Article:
Make a Deeper Web Connection
As of December 2011, this topic has been archived. As a result, it is no longer actively maintained. For more information, see Archived Content. For information, recommendations, and guidance regarding the current version of Internet Explorer, see Internet Explorer Developer Center.
August 9, 1999
Last month, we discussed some relatively straightforward ways an application could utilize connectivity to the Internet to enhance the user experience. For the most part, my suggestions were simple to implement, and should be considered as the minimum support your applications should adopt. But what if you want to take this a little further? What if you want to do more than just pretend that the Internet is a strategic part of your application?
The game is all about increased functionality and leveraging the tools at hand to get there. Today, the Internet has turned into an exciting tool that is underutilized by most non-browser applications. Just because your application has nothing to do with Web browsing or e-mail doesn't mean that an Internet connection is useless to you. This month, I'm going to propose a few features and capabilities that will expand the scope of your applications.
For an example of how an overachiever might try to add incidental support for both the Internet and the Web into their application, you need to look no further than Office 2000 (as described in Not Your Mother's Office). This product has embraced the services and capabilities of the Internet so much that users can use .html as their standard file format, and can interact seamlessly with Web-based documents and controls. I'm not saying that every developer needs to go this far, but you will if you want to be the teacher's pet.
To begin, I offer a cautionary note about getting too deep in providing Internet integration into your applications. People are, and should be, cautious about applications that are silently maintaining an Internet pipeline through which they transmit information back to some product-related Web site. It is similar to planting a listening device in someone's room. While I'm sure that all of my readers have only the best intentions when they write their applications, there are, unfortunately, people who don't share our morals.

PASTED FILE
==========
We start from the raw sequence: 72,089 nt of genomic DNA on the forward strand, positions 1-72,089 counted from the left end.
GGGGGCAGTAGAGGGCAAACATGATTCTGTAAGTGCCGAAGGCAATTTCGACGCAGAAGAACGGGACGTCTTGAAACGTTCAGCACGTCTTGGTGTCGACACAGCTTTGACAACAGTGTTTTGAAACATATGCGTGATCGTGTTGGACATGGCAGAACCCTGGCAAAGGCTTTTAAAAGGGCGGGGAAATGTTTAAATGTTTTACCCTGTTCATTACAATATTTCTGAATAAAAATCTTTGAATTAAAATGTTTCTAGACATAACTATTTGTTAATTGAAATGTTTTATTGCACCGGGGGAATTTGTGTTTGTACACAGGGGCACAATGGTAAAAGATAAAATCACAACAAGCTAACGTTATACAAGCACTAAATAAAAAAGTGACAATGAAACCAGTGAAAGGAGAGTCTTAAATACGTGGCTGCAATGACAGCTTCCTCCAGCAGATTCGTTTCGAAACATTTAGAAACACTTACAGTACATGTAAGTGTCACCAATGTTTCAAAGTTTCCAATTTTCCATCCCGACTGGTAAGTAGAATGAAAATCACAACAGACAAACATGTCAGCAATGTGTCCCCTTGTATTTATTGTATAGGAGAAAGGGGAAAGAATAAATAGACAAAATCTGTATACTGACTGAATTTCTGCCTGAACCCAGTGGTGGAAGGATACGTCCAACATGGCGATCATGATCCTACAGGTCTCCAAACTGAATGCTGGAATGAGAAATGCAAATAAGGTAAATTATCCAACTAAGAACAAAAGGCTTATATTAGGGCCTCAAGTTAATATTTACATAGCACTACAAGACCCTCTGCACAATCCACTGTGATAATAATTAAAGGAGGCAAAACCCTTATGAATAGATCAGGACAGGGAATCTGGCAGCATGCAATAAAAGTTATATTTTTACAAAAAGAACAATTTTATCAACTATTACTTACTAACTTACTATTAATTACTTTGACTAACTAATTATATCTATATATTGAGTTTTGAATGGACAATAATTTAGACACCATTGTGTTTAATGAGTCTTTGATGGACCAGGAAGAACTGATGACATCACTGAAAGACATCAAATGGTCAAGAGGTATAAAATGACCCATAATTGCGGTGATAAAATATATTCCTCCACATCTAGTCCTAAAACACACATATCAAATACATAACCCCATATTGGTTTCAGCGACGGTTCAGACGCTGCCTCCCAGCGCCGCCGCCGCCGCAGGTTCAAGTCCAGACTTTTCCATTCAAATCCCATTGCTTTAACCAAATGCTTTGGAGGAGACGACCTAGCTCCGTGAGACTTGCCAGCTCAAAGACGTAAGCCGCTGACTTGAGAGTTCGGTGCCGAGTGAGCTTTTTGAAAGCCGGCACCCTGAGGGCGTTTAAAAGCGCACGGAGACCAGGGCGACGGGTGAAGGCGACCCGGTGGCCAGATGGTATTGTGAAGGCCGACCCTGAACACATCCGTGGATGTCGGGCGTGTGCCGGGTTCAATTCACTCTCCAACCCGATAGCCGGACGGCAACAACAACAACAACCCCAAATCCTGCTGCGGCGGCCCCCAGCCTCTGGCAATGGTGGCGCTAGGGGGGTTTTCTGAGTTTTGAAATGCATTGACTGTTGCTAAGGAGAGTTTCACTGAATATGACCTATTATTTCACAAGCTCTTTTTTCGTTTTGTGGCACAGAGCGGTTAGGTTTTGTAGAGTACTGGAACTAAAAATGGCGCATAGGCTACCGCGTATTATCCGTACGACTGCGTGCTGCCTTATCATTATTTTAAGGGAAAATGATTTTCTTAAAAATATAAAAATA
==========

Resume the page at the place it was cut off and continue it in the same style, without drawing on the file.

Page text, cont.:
Any and all Internet connectivity provided in your application should be plainly visible as such. Either you launch a browser window directly, or you present the user with a warning dialog that describes what communications you want to proceed with—or you do both. You should also provide a configuration option, where users can specify whether they want any Internet connectivity.
That said, let's get on with some brainstorming.
Users are quite familiar with patches, updates, and new versions of applications. In many cases, applications also provide for add-ons or modules that enable additional customization. Making these available via the Internet will help your users to meet their growing needs and experience. This approach fits in with the features we discussed last month—but instead of a "Web-based" model, you provide an interaction model that allows users to remain within your application as they learn about patches or additional modules that they can apply directly to their application. There are many ways to provide Internet connectivity from your application, more than could be detailed in this article, but documentation is available on MSDN to help get you started.
Many applications running on graphical operating systems provide some mechanism to insert graphics or other artwork. Most such applications also come with a pre-built library as well. Users love to build up clip art libraries containing their favorite pictures or drawings. By its very nature, clip art is a constantly expanding resource for users; they add to it as they create, or even purchase, additional pieces of artwork. If your application provides users with clip art resources, then I highly recommend providing some mechanism for distributing this clip art via the Internet. You could distribute the clip art for free, or you could employ various mechanisms to charge the user for individual pieces.